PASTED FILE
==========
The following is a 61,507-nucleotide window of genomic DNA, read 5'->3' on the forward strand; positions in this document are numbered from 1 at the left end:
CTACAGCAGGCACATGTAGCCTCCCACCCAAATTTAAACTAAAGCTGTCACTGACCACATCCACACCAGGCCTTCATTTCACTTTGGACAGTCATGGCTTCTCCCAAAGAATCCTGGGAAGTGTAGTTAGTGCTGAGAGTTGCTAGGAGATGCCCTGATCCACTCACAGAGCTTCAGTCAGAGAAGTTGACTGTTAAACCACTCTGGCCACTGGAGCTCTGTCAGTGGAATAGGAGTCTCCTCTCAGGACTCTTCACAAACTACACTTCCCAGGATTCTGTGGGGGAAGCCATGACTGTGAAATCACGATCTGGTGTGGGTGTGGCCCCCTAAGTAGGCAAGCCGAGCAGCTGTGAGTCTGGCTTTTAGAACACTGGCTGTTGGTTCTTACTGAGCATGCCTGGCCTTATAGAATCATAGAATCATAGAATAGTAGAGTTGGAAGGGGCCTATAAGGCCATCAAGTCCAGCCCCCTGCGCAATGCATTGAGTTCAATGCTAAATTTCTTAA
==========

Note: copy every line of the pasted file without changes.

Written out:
The following is a 61,507-nucleotide window of genomic DNA, read 5'->3' on the forward strand; positions in this document are numbered from 1 at the left end:
CTACAGCAGGCACATGTAGCCTCCCACCCAAATTTAAACTAAAGCTGTCACTGACCACATCCACACCAGGCCTTCATTTCACTTTGGACAGTCATGGCTTCTCCCAAAGAATCCTGGGAAGTGTAGTTAGTGCTGAGAGTTGCTAGGAGATGCCCTGATCCACTCACAGAGCTTCAGTCAGAGAAGTTGACTGTTAAACCACTCTGGCCACTGGAGCTCTGTCAGTGGAATAGGAGTCTCCTCTCAGGACTCTTCACAAACTACACTTCCCAGGATTCTGTGGGGGAAGCCATGACTGTGAAATCACGATCTGGTGTGGGTGTGGCCCCCTAAGTAGGCAAGCCGAGCAGCTGTGAGTCTGGCTTTTAGAACACTGGCTGTTGGTTCTTACTGAGCATGCCTGGCCTTATAGAATCATAGAATCATAGAATAGTAGAGTTGGAAGGGGCCTATAAGGCCATCAAGTCCAGCCCCCTGCGCAATGCATTGAGTTCAATGCTAAATTTCTTAA